Effects of Equine-Assisted Therapy on Gross Motor Skills of Two Children with Autism Spectrum Disorder: A Single-Subject Research Study


  • Brent Lindsay Hawkins Clemson University
  • Joseph B Ryan Clemson University
  • A Lynne Cory Clemson University
  • Meredith C Donaldson Clemson University


Autism Spectrum Disorder, equine-assisted therapy, gross motor skills, single-subject research, evidence-based practice


Many children with Autism Spectrum Disorder demonstrate deficits in gross motor skills, which hinder their ability to engage in athletic and other play activities.  This further inhibits their opportunities to engage in physical activity, live healthy lifestyles, and develop age appropriate social skills; all primary foci of recreational therapy services.  One intervention that has gained popularity in recent years for treating individuals with ASD is equine-assisted therapy.  This study examined the effects of equine therapy on the gross motor skills of two children with ASD.  Results showed moderate to large gains in body coordination, strength and agility, and overall gross motor skills as a result of participation in an equine-assisted therapy intervention.  Implications for recreational therapists providing equine-based interventions are discussed.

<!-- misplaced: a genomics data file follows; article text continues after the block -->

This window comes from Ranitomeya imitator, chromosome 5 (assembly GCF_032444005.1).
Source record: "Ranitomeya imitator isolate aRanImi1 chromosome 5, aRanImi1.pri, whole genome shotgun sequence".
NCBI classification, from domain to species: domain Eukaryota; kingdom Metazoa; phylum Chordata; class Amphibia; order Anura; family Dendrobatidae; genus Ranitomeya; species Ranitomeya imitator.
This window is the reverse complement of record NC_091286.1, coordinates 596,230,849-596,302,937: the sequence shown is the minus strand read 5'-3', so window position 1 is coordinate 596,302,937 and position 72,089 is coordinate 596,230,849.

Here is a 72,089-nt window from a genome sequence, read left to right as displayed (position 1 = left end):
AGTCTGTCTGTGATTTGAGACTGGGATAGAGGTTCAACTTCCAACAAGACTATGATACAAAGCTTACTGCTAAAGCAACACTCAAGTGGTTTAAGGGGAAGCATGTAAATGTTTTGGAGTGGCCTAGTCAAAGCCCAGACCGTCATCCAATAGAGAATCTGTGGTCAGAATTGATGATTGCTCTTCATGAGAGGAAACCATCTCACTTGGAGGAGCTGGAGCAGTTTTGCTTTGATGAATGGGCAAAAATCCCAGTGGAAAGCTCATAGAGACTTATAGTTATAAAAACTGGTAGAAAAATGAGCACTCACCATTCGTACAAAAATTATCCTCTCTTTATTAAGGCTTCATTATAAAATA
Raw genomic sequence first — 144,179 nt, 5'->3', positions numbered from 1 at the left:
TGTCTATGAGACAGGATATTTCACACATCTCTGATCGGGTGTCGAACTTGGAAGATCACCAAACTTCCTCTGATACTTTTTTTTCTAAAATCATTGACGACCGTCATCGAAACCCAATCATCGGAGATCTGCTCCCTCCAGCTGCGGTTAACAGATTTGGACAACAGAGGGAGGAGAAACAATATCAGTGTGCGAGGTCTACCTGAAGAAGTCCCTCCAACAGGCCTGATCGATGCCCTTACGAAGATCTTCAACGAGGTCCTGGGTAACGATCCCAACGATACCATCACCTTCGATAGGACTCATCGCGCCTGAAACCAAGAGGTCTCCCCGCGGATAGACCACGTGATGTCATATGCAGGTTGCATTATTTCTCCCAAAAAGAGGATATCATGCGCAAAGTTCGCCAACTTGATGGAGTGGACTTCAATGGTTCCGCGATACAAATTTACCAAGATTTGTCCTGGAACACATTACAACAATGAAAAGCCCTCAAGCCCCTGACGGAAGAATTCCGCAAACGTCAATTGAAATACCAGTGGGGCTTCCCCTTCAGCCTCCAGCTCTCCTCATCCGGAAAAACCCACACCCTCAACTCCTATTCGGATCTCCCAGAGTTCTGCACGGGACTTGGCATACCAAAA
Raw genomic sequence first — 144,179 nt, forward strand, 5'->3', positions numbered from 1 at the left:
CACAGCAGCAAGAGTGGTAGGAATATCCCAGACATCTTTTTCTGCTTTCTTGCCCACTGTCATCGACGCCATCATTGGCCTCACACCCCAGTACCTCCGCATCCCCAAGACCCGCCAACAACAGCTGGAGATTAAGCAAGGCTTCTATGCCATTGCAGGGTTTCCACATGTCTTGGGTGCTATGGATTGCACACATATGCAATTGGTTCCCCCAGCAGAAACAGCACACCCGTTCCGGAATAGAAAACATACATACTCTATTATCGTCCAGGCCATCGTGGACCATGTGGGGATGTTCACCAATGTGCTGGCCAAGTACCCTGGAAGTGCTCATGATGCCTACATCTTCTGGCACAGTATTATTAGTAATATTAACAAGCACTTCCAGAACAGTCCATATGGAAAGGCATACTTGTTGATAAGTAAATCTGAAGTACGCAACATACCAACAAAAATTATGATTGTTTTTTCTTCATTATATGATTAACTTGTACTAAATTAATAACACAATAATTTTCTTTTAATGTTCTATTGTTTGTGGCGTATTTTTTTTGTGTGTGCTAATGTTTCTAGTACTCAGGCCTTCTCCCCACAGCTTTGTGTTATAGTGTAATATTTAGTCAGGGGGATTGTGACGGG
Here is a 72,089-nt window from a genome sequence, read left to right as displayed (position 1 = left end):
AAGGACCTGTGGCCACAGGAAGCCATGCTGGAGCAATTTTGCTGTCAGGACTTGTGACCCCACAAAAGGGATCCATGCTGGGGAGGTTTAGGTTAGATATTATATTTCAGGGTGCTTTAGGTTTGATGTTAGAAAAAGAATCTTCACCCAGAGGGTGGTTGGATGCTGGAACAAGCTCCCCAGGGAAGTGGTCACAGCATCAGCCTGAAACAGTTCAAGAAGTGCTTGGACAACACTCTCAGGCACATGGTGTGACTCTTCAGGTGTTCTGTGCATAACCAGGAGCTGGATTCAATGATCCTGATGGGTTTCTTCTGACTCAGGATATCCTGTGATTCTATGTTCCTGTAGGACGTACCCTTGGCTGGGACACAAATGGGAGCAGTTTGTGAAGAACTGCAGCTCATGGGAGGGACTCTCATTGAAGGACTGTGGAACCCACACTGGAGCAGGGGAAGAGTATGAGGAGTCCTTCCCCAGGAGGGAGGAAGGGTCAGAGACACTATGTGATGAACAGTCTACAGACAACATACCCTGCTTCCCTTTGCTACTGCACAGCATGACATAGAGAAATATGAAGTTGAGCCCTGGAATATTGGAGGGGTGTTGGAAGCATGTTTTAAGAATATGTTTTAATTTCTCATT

Author Biographies

Brent Lindsay Hawkins, Clemson University

Assistant Professor in the Department of Parks, Recreation, and Tourism Management at Clemson University

Joseph B Ryan, Clemson University

Associate Director of Research for the School of Education at Clemson University

A Lynne Cory, Clemson University

Lecturer in the Department of Parks, Recreation, and Tourism Management at Clemson University

Meredith C Donaldson, Clemson University

Lesson plan coordinator and PATH certified instructor at the Clemson University Equine Center





Research Papers